How Madonna turned electronica into pop for her 1998 comeback.

How Madonna Stayed Relevant and Brought the Cutting Edge to Pop in the Late ’90s

How Madonna Stayed Relevant and Brought the Cutting Edge to Pop in the Late ’90s

Half a century of pop-chart history.
March 29 2018 7:03 AM

Hit Parade: The Veronica Electronica Edition

In 1998, at a crossroads, Madonna rebooted her career by fusing electronics with matters of the heart—and turned digital music into viable pop.

Entertainer Madonna at courtside during the NBA All-Star Game at Madison Square Garden 08 February. The Eastern Conference All-Stars beat the Western Conference 135-114. AFP PHOTO Stan HONDA (Photo credit should read STAN HONDA/AFP/Getty Images)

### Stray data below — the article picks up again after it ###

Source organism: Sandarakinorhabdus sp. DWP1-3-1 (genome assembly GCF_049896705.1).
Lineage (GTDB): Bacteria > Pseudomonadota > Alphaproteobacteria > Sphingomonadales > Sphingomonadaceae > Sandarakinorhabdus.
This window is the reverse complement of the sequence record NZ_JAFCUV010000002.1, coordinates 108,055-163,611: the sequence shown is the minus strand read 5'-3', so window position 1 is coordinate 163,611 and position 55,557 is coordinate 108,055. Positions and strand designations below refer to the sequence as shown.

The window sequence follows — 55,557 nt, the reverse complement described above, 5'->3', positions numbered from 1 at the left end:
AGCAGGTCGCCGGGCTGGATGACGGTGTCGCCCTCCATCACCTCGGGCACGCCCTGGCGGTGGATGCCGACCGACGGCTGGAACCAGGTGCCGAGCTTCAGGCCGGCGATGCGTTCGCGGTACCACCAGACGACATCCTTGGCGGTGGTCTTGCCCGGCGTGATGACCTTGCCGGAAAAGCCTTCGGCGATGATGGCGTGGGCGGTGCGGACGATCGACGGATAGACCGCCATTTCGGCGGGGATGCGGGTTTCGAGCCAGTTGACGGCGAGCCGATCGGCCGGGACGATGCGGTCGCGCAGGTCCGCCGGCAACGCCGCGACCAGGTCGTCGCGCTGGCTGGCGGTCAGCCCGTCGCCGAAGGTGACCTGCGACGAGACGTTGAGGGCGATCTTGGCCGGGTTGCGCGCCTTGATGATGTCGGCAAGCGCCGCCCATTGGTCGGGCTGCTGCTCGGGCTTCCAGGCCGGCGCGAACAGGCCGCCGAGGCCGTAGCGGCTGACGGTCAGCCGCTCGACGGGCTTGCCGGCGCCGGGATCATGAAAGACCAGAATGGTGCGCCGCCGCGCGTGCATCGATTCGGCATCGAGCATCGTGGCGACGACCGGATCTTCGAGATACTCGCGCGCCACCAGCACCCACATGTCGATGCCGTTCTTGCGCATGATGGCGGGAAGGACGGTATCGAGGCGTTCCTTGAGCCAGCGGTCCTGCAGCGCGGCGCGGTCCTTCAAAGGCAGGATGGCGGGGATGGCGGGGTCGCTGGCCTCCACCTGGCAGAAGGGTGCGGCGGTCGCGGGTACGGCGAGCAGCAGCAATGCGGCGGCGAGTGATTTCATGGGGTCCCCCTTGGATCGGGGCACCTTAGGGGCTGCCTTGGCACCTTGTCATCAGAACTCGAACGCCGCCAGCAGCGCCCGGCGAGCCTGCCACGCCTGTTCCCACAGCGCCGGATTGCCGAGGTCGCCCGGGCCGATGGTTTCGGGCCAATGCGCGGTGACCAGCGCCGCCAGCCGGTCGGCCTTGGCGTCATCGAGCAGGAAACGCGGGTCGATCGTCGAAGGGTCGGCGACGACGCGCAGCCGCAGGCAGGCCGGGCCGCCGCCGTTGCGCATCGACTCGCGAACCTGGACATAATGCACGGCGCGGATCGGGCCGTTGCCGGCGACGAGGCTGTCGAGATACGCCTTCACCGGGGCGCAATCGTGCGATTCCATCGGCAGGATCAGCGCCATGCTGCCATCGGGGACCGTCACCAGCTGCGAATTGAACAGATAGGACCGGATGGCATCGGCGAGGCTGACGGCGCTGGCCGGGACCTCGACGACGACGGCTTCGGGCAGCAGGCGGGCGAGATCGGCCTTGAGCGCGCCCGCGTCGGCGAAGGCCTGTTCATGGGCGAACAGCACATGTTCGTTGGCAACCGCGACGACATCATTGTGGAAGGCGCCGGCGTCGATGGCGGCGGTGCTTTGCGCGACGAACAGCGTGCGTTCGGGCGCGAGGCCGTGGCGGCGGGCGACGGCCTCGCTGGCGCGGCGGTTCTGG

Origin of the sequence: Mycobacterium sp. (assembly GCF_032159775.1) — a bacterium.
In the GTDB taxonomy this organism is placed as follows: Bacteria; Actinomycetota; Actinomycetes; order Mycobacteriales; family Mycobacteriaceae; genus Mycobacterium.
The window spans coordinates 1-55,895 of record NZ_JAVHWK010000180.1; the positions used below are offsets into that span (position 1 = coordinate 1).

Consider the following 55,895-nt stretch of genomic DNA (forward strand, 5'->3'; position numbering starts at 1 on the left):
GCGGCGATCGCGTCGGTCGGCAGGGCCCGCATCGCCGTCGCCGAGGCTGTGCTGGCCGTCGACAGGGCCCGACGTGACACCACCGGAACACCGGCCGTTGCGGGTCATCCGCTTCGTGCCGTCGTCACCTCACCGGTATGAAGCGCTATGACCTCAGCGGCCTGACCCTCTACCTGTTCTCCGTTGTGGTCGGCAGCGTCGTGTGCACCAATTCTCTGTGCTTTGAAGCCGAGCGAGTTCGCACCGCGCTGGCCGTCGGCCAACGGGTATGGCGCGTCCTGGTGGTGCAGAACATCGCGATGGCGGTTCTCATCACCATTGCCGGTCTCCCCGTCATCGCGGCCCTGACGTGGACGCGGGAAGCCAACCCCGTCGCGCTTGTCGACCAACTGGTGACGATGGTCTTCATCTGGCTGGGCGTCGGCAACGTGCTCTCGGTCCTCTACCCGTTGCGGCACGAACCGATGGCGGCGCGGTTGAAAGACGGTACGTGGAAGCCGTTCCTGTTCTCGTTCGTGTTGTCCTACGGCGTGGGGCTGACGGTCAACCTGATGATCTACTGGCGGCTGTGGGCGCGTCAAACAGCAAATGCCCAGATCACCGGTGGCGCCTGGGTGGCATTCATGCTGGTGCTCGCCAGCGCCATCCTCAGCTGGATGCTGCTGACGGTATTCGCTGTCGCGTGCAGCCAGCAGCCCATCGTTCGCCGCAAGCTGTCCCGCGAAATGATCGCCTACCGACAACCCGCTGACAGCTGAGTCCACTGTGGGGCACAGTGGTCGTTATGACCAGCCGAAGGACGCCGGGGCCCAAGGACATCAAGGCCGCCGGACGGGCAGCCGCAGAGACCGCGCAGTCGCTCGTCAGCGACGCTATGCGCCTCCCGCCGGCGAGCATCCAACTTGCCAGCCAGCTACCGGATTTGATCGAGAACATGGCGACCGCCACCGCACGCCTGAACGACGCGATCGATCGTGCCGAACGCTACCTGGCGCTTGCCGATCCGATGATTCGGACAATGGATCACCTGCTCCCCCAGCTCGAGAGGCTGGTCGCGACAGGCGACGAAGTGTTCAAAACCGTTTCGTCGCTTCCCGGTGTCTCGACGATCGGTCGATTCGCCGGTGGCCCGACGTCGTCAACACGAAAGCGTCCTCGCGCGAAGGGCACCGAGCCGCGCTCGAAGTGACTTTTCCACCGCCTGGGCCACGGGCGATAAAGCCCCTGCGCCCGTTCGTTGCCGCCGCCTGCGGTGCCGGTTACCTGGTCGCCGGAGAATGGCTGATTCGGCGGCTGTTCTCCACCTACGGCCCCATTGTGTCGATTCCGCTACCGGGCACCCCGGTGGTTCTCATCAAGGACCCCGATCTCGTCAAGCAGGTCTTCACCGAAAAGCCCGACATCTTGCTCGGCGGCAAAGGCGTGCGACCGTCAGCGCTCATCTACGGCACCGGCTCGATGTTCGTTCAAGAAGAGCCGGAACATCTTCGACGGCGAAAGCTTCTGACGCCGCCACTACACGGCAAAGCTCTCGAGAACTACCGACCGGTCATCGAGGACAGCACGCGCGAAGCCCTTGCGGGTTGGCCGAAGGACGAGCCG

Madonna in 1998 the year her Ray of Light album came out.

Photo illustration by Natalie Matthews-Ramo/Slate. Photo by Stan Honda/AFP/Getty Images.

Listen to Episode 11 of Hit Parade:

In 1998, Madonna was at a career crossroads. After dominating the 1980s with hits like “Like a Virgin” and “Open Your Heart,” she spent the first half of the ’90s wavering between roles as a provocateur (Erotica, Sex) and adult-contemporary balladeer (“I’ll Remember,” “Take a Bow”). That’s when she took a sharp left turn, working with producers and DJs in the burgeoning electronica scene. If it even was a scene: The very term electronica was a music-business confection, and by 1997, it was more hype than hit. But the result of Madonna’s experiment—her acclaimed ’98 album Ray of Light—was not only one of her biggest smashes. It also helped turn electronic music into viable pop.


Slate Plus members: Get your ad-free podcast feed.

Podcast production by Chris Berube.